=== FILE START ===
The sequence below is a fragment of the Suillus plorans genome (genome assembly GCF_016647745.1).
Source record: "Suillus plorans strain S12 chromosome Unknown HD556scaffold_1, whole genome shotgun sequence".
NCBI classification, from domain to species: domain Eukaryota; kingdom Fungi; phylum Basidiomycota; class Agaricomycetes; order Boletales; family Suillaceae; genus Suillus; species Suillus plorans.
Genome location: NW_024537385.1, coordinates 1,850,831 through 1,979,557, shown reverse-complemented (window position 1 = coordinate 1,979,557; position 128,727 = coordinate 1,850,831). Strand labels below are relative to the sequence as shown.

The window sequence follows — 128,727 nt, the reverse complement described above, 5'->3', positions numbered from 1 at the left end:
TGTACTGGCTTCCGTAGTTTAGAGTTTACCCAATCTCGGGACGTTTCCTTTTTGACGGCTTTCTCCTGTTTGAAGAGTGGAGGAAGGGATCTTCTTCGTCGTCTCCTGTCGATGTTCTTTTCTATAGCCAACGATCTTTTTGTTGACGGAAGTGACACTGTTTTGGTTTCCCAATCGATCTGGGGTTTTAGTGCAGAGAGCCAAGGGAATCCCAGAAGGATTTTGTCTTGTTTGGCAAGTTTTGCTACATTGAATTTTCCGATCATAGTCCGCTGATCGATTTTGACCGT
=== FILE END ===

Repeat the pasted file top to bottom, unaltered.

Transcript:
The sequence below is a fragment of the Suillus plorans genome (genome assembly GCF_016647745.1).
Source record: "Suillus plorans strain S12 chromosome Unknown HD556scaffold_1, whole genome shotgun sequence".
NCBI classification, from domain to species: domain Eukaryota; kingdom Fungi; phylum Basidiomycota; class Agaricomycetes; order Boletales; family Suillaceae; genus Suillus; species Suillus plorans.
Genome location: NW_024537385.1, coordinates 1,850,831 through 1,979,557, shown reverse-complemented (window position 1 = coordinate 1,979,557; position 128,727 = coordinate 1,850,831). Strand labels below are relative to the sequence as shown.

The window sequence follows — 128,727 nt, the reverse complement described above, 5'->3', positions numbered from 1 at the left end:
TGTACTGGCTTCCGTAGTTTAGAGTTTACCCAATCTCGGGACGTTTCCTTTTTGACGGCTTTCTCCTGTTTGAAGAGTGGAGGAAGGGATCTTCTTCGTCGTCTCCTGTCGATGTTCTTTTCTATAGCCAACGATCTTTTTGTTGACGGAAGTGACACTGTTTTGGTTTCCCAATCGATCTGGGGTTTTAGTGCAGAGAGCCAAGGGAATCCCAGAAGGATTTTGTCTTGTTTGGCAAGTTTTGCTACATTGAATTTTCCGATCATAGTCCGCTGATCGATTTTGACCGT